(FOX 2) - A number of tornado warnings have been issued, then canceled throughout Thursday evening as a band of strong storms move through the region.
Severe thunderstorm warnings are in place for Macomb and St. Clair counties until 11:15 p.m.
After several inches of rain got dumped on parts of Metro Detroit, spotty showers and the chance for severe storms are expected.
More than 100,000 DTE Energy customers are without power from the storms. CLICK HERE to see the DTE outage map.
The National Weather Service extended a severe thunderstorm watch for all of southern Michigan until 1 a.m. early Friday morning.
A Flood Advisory is in effect for Genesee, Lapeer, Livingston, and Oakland until 1 a.m.
Governor Gretchen Whitmer declared a State of Emergency due to the flooding across the state.
An enhanced risk of thunderstorms is now in effect for all of Southeast Michigan, which could spell trouble for areas that are already dealing with flooding, including western Wayne County and along the I-275 corridor.
The window for the worst of the rain is between 5 p.m. and 11 p.m., the National Weather Service announced.
What drove earlier severe weather
The system that pushed into Michigan Wednesday initially missed Detroit and the surrounding communities. Instead, the worst struck Windsor in Canada before heading south into Lake Erie and northern Ohio.
Then, in an atypical move the weather patterns began to drift east to west. As it did, the system found more moisture and heat and began dropping more rain over the region. Another reason for the direction of the weather was because systems typically like to find the path of least resistance.
It's over Michigan the most recent system cut a path along a larger weather pattern in the atmosphere. Spots like Monroe County got hit the worst with the village of Carleton recording more than six inches of rain. Most months don't record that much rainfall.
For residents north of Detroit, a combination of lightning and thunder lit up the midnight sky.
Heat Advisories in Metro Detroit
The NWS has declared a Heat Advisory for communities south of I-69, stretching from Kalamazoo and Lansing to Detroit. Temperatures are expected to peak in the low 90s around midday Thursday. Forecasters also predict a heat index of 100 degrees for some communities.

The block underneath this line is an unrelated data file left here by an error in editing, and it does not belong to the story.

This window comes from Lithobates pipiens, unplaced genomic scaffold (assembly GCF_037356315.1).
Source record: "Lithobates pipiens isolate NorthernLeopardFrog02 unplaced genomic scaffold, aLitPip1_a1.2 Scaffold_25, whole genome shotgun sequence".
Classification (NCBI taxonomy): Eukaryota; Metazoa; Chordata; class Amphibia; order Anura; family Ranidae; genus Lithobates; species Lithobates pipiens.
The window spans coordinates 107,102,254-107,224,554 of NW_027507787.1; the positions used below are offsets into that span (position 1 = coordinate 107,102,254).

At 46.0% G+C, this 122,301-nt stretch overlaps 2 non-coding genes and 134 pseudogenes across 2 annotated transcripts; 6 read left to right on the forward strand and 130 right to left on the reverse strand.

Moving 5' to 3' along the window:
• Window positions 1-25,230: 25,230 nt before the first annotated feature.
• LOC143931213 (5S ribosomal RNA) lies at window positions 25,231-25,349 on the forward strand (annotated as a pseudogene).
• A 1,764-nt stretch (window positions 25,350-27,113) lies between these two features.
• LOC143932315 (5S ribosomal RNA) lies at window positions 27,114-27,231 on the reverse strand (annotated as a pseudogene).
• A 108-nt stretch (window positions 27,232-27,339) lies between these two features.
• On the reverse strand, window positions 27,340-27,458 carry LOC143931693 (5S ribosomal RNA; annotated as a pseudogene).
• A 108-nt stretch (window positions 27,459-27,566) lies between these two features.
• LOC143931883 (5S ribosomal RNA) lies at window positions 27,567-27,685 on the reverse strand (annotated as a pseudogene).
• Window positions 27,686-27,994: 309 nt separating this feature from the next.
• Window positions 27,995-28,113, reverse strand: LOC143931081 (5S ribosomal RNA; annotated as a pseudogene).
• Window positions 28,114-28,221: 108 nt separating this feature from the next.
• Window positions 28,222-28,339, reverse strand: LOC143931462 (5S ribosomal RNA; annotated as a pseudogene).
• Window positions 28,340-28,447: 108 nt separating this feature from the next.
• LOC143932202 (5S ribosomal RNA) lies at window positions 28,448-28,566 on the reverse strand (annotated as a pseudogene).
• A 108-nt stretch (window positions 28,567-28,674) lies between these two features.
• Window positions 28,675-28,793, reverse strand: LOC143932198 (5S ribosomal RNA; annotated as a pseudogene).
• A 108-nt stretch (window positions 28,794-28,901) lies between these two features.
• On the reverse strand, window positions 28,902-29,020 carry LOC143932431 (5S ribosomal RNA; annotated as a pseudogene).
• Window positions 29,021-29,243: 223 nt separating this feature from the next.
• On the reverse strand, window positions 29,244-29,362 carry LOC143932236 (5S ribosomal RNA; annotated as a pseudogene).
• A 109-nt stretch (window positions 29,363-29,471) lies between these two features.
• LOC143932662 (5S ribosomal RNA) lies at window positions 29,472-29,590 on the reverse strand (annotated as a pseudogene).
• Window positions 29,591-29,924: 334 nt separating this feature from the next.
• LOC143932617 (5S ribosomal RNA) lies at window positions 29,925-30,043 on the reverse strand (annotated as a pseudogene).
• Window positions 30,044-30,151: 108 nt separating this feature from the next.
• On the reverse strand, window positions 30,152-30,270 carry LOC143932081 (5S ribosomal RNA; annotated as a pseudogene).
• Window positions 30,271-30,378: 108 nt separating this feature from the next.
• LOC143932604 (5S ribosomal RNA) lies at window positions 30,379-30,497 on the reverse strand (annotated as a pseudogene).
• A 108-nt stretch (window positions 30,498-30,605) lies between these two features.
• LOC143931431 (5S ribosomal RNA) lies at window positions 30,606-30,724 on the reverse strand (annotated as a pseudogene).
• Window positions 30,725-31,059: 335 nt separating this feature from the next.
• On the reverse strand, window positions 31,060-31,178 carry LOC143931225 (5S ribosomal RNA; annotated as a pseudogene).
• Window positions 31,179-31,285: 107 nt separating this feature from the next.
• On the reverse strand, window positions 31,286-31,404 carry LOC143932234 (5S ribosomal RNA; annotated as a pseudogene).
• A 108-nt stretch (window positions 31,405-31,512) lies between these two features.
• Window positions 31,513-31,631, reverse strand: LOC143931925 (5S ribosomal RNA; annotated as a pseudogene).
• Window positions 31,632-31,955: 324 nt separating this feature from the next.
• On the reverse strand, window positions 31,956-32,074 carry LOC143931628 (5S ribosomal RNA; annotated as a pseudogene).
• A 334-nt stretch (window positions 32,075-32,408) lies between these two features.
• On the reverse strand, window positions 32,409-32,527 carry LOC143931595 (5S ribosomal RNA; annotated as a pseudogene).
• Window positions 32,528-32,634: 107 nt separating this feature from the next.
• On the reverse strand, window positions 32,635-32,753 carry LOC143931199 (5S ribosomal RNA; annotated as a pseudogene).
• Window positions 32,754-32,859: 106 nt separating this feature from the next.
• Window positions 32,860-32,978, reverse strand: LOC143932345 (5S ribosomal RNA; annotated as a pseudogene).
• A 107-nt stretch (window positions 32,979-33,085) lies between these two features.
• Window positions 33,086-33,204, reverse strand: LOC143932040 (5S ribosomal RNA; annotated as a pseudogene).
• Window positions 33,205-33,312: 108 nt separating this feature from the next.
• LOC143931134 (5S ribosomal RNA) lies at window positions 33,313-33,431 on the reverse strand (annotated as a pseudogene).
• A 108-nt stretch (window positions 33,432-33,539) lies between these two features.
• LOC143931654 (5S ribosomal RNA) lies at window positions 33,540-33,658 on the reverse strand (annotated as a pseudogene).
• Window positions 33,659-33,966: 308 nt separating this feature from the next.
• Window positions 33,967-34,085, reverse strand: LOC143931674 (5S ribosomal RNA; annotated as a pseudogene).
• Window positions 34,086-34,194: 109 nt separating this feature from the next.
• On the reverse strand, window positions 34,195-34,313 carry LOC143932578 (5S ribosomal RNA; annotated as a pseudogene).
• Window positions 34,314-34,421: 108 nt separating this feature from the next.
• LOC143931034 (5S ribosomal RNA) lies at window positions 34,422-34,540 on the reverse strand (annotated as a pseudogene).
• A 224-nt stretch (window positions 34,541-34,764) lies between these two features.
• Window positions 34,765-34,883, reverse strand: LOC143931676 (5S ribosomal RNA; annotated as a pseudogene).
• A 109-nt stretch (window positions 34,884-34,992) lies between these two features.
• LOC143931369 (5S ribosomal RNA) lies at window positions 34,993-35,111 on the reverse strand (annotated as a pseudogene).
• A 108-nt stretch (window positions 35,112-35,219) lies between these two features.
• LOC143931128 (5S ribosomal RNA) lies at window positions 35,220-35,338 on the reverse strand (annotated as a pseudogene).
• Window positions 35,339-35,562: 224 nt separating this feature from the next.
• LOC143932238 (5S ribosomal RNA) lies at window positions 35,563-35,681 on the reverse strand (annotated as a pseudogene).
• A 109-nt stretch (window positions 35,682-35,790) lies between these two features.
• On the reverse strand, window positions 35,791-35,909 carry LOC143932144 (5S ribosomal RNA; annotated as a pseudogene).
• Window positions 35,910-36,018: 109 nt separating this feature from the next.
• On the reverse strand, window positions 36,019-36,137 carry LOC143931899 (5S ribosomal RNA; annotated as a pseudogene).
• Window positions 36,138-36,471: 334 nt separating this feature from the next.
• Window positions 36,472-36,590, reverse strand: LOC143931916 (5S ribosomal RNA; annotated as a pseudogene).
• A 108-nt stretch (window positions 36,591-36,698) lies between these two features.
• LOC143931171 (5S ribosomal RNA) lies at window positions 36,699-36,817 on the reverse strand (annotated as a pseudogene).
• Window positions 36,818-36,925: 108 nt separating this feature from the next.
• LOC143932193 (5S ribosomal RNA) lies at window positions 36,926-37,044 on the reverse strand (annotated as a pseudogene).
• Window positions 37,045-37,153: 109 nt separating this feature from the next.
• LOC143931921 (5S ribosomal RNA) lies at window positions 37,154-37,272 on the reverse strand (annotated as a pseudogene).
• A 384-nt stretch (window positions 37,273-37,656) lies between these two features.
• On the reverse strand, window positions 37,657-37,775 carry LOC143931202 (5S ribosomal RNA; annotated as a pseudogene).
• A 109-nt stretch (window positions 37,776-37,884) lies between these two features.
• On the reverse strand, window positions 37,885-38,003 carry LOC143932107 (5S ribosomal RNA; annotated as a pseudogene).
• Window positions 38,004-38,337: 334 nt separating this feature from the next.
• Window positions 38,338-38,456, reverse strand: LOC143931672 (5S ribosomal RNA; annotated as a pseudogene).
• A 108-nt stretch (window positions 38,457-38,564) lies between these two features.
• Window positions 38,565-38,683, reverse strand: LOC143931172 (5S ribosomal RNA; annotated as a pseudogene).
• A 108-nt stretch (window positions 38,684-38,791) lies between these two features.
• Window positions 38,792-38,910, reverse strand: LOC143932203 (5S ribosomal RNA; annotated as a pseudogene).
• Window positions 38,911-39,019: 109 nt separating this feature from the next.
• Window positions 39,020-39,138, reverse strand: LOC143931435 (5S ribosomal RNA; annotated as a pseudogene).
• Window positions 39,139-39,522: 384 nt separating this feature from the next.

Residents can thank both high temperatures and humidity for why it will feel like it's in the triple digits.
An Excessive Heat Warning is also in effect for southern Michigan and northern Ohio.
With the start of high school football Thursday, it'll be key that athletes are drinking enough water.
Thursday thunderstorms and flooding
Weather patterns will remain fluid throughout the day with spotty showers appearing during the afternoon. Metro Detroit can expect storms to pick up in some areas around 4-5 p.m.
The weather service is warning of hazards ranging from thunderstorms, damaging wind, large hail, heavy rainfall, and frequent lightning. An isolated tornado is also possible.
Wind speeds up to 75 mph are possible as it means the potential for downed trees and subsequent power outages. It also means more sloshing of standing waters that haven't saturated the ground, which will add to runoff.
The runoff could exasperate localized flooding for areas where the water has no where to go. Flooding potential in urban centers include: Ann Arbor, Livonia, Southfield, Taylor, Novi, Romulus, Monroe, Ypsilanti, Hartland, Flat Rock, Howell, Saline, Brighton, Milford, Milan, Dexter, Dundee, Fowerville, Pinckney, and Carleton.
For those traveling in vehicles, don't try driving through standing water. Many motorists already discovered an hours-long wait for a tow truck after getting caught in flooding on I-275, in Canton, Plymouth and other western Wayne County areas.
Rain could potentially continue falling into Friday.